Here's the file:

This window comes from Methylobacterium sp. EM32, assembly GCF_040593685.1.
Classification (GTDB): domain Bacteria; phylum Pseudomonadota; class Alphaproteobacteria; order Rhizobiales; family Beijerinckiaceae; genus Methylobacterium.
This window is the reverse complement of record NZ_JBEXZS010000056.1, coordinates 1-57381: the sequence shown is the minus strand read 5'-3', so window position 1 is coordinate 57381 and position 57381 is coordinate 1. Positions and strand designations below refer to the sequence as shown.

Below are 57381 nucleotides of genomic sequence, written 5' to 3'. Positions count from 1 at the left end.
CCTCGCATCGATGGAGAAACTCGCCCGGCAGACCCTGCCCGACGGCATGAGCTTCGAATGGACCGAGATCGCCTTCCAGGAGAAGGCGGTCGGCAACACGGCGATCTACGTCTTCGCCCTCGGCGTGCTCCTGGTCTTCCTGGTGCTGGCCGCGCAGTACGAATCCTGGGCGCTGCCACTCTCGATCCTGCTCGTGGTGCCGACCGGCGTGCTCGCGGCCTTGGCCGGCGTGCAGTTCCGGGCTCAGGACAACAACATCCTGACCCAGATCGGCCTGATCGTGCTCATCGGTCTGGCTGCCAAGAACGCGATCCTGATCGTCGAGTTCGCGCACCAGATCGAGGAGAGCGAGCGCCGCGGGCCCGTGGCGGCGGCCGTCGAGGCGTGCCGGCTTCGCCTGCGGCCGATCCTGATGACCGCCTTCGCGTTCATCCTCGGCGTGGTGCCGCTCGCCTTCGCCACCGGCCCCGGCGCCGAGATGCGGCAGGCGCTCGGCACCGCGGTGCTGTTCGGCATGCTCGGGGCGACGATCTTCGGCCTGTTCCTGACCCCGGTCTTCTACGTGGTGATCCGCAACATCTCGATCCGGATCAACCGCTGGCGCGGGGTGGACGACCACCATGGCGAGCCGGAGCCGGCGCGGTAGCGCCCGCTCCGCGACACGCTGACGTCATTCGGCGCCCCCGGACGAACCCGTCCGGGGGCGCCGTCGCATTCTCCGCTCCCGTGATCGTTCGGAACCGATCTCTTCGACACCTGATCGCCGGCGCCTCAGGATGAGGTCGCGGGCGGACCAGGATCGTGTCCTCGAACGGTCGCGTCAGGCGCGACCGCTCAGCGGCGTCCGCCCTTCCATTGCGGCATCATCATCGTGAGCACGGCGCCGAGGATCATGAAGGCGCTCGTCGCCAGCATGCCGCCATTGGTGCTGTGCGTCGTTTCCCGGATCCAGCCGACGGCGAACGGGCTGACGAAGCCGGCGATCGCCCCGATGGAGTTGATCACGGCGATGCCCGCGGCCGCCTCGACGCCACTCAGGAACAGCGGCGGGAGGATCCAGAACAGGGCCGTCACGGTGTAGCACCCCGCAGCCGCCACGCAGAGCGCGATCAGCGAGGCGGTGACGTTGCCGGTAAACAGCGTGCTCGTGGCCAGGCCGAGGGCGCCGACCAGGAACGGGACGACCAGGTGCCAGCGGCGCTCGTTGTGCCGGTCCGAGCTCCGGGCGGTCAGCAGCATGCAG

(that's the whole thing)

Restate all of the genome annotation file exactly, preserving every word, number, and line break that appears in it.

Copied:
This window comes from Methylobacterium sp. EM32, assembly GCF_040593685.1.
Classification (GTDB): domain Bacteria; phylum Pseudomonadota; class Alphaproteobacteria; order Rhizobiales; family Beijerinckiaceae; genus Methylobacterium.
This window is the reverse complement of record NZ_JBEXZS010000056.1, coordinates 1-57381: the sequence shown is the minus strand read 5'-3', so window position 1 is coordinate 57381 and position 57381 is coordinate 1. Positions and strand designations below refer to the sequence as shown.

Below are 57381 nucleotides of genomic sequence, written 5' to 3'. Positions count from 1 at the left end.
CCTCGCATCGATGGAGAAACTCGCCCGGCAGACCCTGCCCGACGGCATGAGCTTCGAATGGACCGAGATCGCCTTCCAGGAGAAGGCGGTCGGCAACACGGCGATCTACGTCTTCGCCCTCGGCGTGCTCCTGGTCTTCCTGGTGCTGGCCGCGCAGTACGAATCCTGGGCGCTGCCACTCTCGATCCTGCTCGTGGTGCCGACCGGCGTGCTCGCGGCCTTGGCCGGCGTGCAGTTCCGGGCTCAGGACAACAACATCCTGACCCAGATCGGCCTGATCGTGCTCATCGGTCTGGCTGCCAAGAACGCGATCCTGATCGTCGAGTTCGCGCACCAGATCGAGGAGAGCGAGCGCCGCGGGCCCGTGGCGGCGGCCGTCGAGGCGTGCCGGCTTCGCCTGCGGCCGATCCTGATGACCGCCTTCGCGTTCATCCTCGGCGTGGTGCCGCTCGCCTTCGCCACCGGCCCCGGCGCCGAGATGCGGCAGGCGCTCGGCACCGCGGTGCTGTTCGGCATGCTCGGGGCGACGATCTTCGGCCTGTTCCTGACCCCGGTCTTCTACGTGGTGATCCGCAACATCTCGATCCGGATCAACCGCTGGCGCGGGGTGGACGACCACCATGGCGAGCCGGAGCCGGCGCGGTAGCGCCCGCTCCGCGACACGCTGACGTCATTCGGCGCCCCCGGACGAACCCGTCCGGGGGCGCCGTCGCATTCTCCGCTCCCGTGATCGTTCGGAACCGATCTCTTCGACACCTGATCGCCGGCGCCTCAGGATGAGGTCGCGGGCGGACCAGGATCGTGTCCTCGAACGGTCGCGTCAGGCGCGACCGCTCAGCGGCGTCCGCCCTTCCATTGCGGCATCATCATCGTGAGCACGGCGCCGAGGATCATGAAGGCGCTCGTCGCCAGCATGCCGCCATTGGTGCTGTGCGTCGTTTCCCGGATCCAGCCGACGGCGAACGGGCTGACGAAGCCGGCGATCGCCCCGATGGAGTTGATCACGGCGATGCCCGCGGCCGCCTCGACGCCACTCAGGAACAGCGGCGGGAGGATCCAGAACAGGGCCGTCACGGTGTAGCACCCCGCAGCCGCCACGCAGAGCGCGATCAGCGAGGCGGTGACGTTGCCGGTAAACAGCGTGCTCGTGGCCAGGCCGAGGGCGCCGACCAGGAACGGGACGACCAGGTGCCAGCGGCGCTCGTTGTGCCGGTCCGAGCTCCGGGCGGTCAGCAGCATGCAG